• Decreased sensory stimulation interventions are based on the ‘reduced stress threshold’ model, which suggests that BPSD can result as a consequence of over or inappropriate stimulation. This approach has been applied in care or residential homes where the levels of over-stimulation are higher than family homes. Two small studies (82, 83), with samples of 11 participants each, explored benefits of “quiet” interventions in agitation symptoms. Meyer et al. (1992) introduced a ‘quiet week’ which included turning off the television, lowering voices and reducing fast movement by staff at a day centre, and found a significant decrease in agitated behaviours. Cleary et al. (1988) took a more holistic approach by removing sources of stimulation such as TVs, radios and telephones as well as by manipulating the environment (introducing: smaller tables for eating and activities or neutrally painted walls), educating carers and training staff. These authors also reported decrease in agitation. Overall, there is limited evidence about the effectiveness of these interventions on BPSD.
Kovach et al. (2004) has taken a noteworthy approach to the subject of stimulation and its relationship to BPSD. These authors propose a model called Kovach’s Model of Imbalance of Sensoristasis, which describes the importance of keeping in balance sensory-stimulating and sensory-calming activities as this imbalance can give rise to or exacerbate agitation in advanced dementia. This model is consistent with Cohen-Mansfield’s (2000) environmental vulnerability/reduced stress-threshold model.
The next group of interventions include interventions that focus on real or stimulated social contacts and are based on the ‘unmet needs’ model of BPSD. Several studies suggest beneficial effect of pet therapy on agitation and verbal aggression (85–88).
• Reminiscence therapy (RT) uses materials (e.g. old newspapers, photographs and household items), music and art to stimulate memories and enable people to relive past experiences that are highly significant to them. This approach was originally but unsuccessfully utilised as an intervention for improving cognitive symptoms of dementia, but it has been shown to improve level of psycho-social wellbeing of people with dementia (Brooker & Duce, 2000; Lai, Chi, & Kayser-Jones, 2004; Woods, Spector, Jones, Orrell, & Davies, 2005). Reminiscence therapy is flexible and can be adapted to groups as well as individual needs. However, there is limited evidence of a significant impact of RT in BPSD (Woods et al., 2005).
• Simulated presence therapy is grounded in the unmet needs and environmental vulnerability theories and entails use of videos or audio recordings of family members sharing conversations and memories with the person with dementia. This intervention has been used in care and residential homes. Two studies have reported reduction in physical and verbal agitation and greater frequency of happy expressions during treatment, however, these benefits do not seem to last beyond exposure time (92, 93).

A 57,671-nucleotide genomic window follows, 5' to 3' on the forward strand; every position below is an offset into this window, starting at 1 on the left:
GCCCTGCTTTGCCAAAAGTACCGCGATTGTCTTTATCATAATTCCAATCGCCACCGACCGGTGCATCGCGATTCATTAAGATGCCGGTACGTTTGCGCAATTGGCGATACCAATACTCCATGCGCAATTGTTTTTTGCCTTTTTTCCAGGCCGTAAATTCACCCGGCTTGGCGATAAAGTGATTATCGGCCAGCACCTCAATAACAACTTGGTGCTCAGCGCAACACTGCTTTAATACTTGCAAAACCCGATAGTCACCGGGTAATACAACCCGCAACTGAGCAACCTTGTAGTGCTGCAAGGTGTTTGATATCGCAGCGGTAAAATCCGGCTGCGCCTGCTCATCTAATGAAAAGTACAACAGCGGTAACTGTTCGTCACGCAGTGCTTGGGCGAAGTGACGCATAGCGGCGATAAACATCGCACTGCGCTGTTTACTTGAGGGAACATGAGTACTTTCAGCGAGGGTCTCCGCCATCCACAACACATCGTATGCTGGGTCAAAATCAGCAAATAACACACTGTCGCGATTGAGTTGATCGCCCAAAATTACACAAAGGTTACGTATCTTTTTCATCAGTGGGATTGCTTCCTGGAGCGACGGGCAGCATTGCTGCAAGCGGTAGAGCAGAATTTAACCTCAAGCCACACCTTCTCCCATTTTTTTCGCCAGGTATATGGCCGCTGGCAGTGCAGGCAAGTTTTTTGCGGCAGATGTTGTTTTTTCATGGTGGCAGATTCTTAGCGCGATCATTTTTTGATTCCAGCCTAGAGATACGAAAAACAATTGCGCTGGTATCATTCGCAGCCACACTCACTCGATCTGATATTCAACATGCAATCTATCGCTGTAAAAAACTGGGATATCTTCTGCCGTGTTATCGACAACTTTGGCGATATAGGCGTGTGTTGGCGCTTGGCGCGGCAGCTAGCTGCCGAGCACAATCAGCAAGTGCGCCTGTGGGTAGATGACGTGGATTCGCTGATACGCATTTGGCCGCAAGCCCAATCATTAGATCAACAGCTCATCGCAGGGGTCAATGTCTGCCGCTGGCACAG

Psychological therapies and emotion oriented approaches
• Differential reinforcement aims to reduce or eliminate maladaptive behaviours by using positive reinforcement in a structured way to increase desirable behaviour and is based on the ‘learning/behavioural model’. Rogers et al. (1999) applied behavioural rehabilitation to reduce disruptive behaviour in nursing home residents with dementia. Doyle and colleagues (1997) also used reinforcement of quiet behaviour and environmental stimulation to decrease noise-making in 12 long-term-care residents with severe dementia. There have not been any reports of more recent interventions of differential reinforcement.
• Reality orientation (RO) is based on the idea that impairment in orientation and confusion prevent people with dementia from functioning well and is supported by the environmental vulnerability and the unmet needs models. RO facilitates re-orientation through: reminding people with dementia of facts about themselves; and through environmental manipulation (such as using signposting, clocks, calendars, newspapers, television, pictures, personal belongings). The efficacy of RO has been criticised by several authors who found RO classes non-efficacious (96); with little long-term effect (97); or argued that RO can have a negative effect on mood through reminding people of their prognosis (98, 99). Dietch and colleagues (1989) claimed that insensitive use of RO through incessantly correcting and challenging people with dementia could result on demeaning and confrontational experiences for this vulnerable population. However, more recent reviews (Spector, Davies, Woods, & Orrell, 2000; Spector, Orrell, Davies, & Woods, 2001) have been quite favourable to RO and its outcomes. In fact it seems as though, after a loss of interest for this approach in the nineteen eighties, interest in RO has been reawakened (Spector et al., 2001; Woods, 2002) under the new term Cognitive stimulation therapy (CST).
• Cognitive stimulation therapy, unlike RO, is grounded in person-centred care (104) and its key principles are to appropriately and sensitively use multi-sensory stimulation to re-orient people with dementia and strengthen relationships with carers (Spector, Orrell, & Goyder, 2013). This approach is predominantly used in group of patients with mild to moderate dementia, as participants need to be able to carry out meaningful conversations and participate in group activities.